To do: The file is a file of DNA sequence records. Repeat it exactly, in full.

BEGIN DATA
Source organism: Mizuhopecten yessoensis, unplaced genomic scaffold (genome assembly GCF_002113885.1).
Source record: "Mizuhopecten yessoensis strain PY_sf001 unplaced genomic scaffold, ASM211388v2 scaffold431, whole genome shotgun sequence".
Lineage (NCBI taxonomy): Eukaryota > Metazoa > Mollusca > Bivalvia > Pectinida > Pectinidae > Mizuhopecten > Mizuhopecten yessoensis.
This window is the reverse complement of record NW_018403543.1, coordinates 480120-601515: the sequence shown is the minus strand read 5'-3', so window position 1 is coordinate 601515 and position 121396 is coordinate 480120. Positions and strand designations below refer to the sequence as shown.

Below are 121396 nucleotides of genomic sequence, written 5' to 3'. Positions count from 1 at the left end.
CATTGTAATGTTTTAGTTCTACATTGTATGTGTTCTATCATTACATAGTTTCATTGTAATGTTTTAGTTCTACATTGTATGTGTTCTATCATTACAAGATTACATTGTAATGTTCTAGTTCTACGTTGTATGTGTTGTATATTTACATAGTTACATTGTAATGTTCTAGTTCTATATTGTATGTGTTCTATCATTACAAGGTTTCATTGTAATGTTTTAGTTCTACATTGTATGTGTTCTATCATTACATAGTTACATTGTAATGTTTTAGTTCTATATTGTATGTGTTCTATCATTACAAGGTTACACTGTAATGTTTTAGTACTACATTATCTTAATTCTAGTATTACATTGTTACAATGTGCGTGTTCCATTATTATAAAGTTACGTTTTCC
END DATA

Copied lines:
Source organism: Mizuhopecten yessoensis, unplaced genomic scaffold (genome assembly GCF_002113885.1).
Source record: "Mizuhopecten yessoensis strain PY_sf001 unplaced genomic scaffold, ASM211388v2 scaffold431, whole genome shotgun sequence".
Lineage (NCBI taxonomy): Eukaryota > Metazoa > Mollusca > Bivalvia > Pectinida > Pectinidae > Mizuhopecten > Mizuhopecten yessoensis.
This window is the reverse complement of record NW_018403543.1, coordinates 480120-601515: the sequence shown is the minus strand read 5'-3', so window position 1 is coordinate 601515 and position 121396 is coordinate 480120. Positions and strand designations below refer to the sequence as shown.

Below are 121396 nucleotides of genomic sequence, written 5' to 3'. Positions count from 1 at the left end.
CATTGTAATGTTTTAGTTCTACATTGTATGTGTTCTATCATTACATAGTTTCATTGTAATGTTTTAGTTCTACATTGTATGTGTTCTATCATTACAAGATTACATTGTAATGTTCTAGTTCTACGTTGTATGTGTTGTATATTTACATAGTTACATTGTAATGTTCTAGTTCTATATTGTATGTGTTCTATCATTACAAGGTTTCATTGTAATGTTTTAGTTCTACATTGTATGTGTTCTATCATTACATAGTTACATTGTAATGTTTTAGTTCTATATTGTATGTGTTCTATCATTACAAGGTTACACTGTAATGTTTTAGTACTACATTATCTTAATTCTAGTATTACATTGTTACAATGTGCGTGTTCCATTATTATAAAGTTACGTTTTCC